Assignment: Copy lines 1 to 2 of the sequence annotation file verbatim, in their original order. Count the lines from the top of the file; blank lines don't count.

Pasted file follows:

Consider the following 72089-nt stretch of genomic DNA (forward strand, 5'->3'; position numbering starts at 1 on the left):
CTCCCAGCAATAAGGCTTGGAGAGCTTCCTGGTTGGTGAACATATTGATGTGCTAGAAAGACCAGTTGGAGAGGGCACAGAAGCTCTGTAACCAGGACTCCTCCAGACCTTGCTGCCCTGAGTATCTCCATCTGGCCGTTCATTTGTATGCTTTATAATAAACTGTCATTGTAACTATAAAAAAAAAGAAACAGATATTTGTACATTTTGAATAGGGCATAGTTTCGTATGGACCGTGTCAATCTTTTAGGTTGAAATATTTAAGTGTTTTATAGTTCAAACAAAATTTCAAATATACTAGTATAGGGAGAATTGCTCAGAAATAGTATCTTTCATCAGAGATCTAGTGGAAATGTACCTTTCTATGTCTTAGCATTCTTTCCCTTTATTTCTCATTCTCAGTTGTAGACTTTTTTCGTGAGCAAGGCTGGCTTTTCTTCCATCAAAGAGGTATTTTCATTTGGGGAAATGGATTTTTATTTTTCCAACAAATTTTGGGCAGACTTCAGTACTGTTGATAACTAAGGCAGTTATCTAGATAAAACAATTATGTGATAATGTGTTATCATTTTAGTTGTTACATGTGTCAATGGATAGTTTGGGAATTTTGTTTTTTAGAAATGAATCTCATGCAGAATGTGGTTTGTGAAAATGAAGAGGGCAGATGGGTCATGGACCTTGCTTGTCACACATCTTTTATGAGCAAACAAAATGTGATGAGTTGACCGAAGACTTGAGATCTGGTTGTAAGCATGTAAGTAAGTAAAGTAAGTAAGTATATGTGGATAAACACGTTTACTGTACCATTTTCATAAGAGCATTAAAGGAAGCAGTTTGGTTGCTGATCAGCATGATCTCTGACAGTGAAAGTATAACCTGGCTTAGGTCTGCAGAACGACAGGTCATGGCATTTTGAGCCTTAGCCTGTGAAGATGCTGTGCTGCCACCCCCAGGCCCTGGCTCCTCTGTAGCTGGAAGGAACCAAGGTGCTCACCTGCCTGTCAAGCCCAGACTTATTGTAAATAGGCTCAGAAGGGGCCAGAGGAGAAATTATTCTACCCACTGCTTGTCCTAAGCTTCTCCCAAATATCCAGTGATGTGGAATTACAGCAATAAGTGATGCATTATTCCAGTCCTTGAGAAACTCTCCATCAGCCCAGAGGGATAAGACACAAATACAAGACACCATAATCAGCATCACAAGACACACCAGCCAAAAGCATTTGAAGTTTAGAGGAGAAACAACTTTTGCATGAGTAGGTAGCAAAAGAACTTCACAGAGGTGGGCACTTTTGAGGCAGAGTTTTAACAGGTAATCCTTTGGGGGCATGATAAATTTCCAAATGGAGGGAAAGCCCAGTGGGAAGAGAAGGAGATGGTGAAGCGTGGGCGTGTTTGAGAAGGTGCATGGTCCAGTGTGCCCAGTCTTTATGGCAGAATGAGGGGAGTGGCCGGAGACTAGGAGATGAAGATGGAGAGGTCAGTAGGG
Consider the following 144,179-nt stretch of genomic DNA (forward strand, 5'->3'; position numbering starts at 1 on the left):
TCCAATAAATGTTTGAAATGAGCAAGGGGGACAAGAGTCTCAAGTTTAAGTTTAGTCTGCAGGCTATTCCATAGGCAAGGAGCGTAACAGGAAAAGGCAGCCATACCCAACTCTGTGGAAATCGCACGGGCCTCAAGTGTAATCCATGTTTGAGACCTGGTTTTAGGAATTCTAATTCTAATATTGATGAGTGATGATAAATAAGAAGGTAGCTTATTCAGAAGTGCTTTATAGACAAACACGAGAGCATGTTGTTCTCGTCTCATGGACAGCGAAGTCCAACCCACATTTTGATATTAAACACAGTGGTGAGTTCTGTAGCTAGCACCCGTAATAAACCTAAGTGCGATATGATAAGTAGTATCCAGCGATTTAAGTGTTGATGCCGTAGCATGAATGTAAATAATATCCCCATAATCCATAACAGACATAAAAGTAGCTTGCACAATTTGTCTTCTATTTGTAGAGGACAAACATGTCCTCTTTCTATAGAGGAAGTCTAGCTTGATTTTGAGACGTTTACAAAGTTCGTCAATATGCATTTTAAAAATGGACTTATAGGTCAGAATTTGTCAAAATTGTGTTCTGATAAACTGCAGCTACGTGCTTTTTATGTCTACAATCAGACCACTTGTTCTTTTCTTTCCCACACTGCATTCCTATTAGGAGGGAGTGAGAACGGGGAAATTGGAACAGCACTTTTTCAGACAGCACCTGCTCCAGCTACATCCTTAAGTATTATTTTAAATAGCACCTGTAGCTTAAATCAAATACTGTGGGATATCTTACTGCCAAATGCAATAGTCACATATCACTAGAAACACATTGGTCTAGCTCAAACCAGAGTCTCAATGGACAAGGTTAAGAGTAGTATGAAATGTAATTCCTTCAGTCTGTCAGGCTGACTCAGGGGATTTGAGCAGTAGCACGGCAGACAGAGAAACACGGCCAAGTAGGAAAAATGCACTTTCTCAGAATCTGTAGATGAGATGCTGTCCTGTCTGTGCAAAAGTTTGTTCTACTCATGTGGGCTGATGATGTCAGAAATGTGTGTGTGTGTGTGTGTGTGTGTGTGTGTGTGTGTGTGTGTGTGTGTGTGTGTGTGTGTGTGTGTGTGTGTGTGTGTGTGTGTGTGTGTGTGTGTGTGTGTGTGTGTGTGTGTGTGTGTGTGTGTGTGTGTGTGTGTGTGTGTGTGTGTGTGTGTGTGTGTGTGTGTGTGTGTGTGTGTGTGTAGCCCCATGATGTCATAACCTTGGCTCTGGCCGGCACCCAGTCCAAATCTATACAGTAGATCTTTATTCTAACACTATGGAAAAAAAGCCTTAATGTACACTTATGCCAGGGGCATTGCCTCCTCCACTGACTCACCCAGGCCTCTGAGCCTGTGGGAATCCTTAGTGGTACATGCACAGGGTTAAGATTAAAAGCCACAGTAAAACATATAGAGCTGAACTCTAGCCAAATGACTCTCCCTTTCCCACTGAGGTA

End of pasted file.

Consider the following 72089-nt stretch of genomic DNA (forward strand, 5'->3'; position numbering starts at 1 on the left):
CTCCCAGCAATAAGGCTTGGAGAGCTTCCTGGTTGGTGAACATATTGATGTGCTAGAAAGACCAGTTGGAGAGGGCACAGAAGCTCTGTAACCAGGACTCCTCCAGACCTTGCTGCCCTGAGTATCTCCATCTGGCCGTTCATTTGTATGCTTTATAATAAACTGTCATTGTAACTATAAAAAAAAAGAAACAGATATTTGTACATTTTGAATAGGGCATAGTTTCGTATGGACCGTGTCAATCTTTTAGGTTGAAATATTTAAGTGTTTTATAGTTCAAACAAAATTTCAAATATACTAGTATAGGGAGAATTGCTCAGAAATAGTATCTTTCATCAGAGATCTAGTGGAAATGTACCTTTCTATGTCTTAGCATTCTTTCCCTTTATTTCTCATTCTCAGTTGTAGACTTTTTTCGTGAGCAAGGCTGGCTTTTCTTCCATCAAAGAGGTATTTTCATTTGGGGAAATGGATTTTTATTTTTCCAACAAATTTTGGGCAGACTTCAGTACTGTTGATAACTAAGGCAGTTATCTAGATAAAACAATTATGTGATAATGTGTTATCATTTTAGTTGTTACATGTGTCAATGGATAGTTTGGGAATTTTGTTTTTTAGAAATGAATCTCATGCAGAATGTGGTTTGTGAAAATGAAGAGGGCAGATGGGTCATGGACCTTGCTTGTCACACATCTTTTATGAGCAAACAAAATGTGATGAGTTGACCGAAGACTTGAGATCTGGTTGTAAGCATGTAAGTAAGTAAAGTAAGTAAGTATATGTGGATAAACACGTTTACTGTACCATTTTCATAAGAGCATTAAAGGAAGCAGTTTGGTTGCTGATCAGCATGATCTCTGACAGTGAAAGTATAACCTGGCTTAGGTCTGCAGAACGACAGGTCATGGCATTTTGAGCCTTAGCCTGTGAAGATGCTGTGCTGCCACCCCCAGGCCCTGGCTCCTCTGTAGCTGGAAGGAACCAAGGTGCTCACCTGCCTGTCAAGCCCAGACTTATTGTAAATAGGCTCAGAAGGGGCCAGAGGAGAAATTATTCTACCCACTGCTTGTCCTAAGCTTCTCCCAAATATCCAGTGATGTGGAATTACAGCAATAAGTGATGCATTATTCCAGTCCTTGAGAAACTCTCCATCAGCCCAGAGGGATAAGACACAAATACAAGACACCATAATCAGCATCACAAGACACACCAGCCAAAAGCATTTGAAGTTTAGAGGAGAAACAACTTTTGCATGAGTAGGTAGCAAAAGAACTTCACAGAGGTGGGCACTTTTGAGGCAGAGTTTTAACAGGTAATCCTTTGGGGGCATGATAAATTTCCAAATGGAGGGAAAGCCCAGTGGGAAGAGAAGGAGATGGTGAAGCGTGGGCGTGTTTGAGAAGGTGCATGGTCCAGTGTGCCCAGTCTTTATGGCAGAATGAGGGGAGTGGCCGGAGACTAGGAGATGAAGATGGAGAGGTCAGTAGGG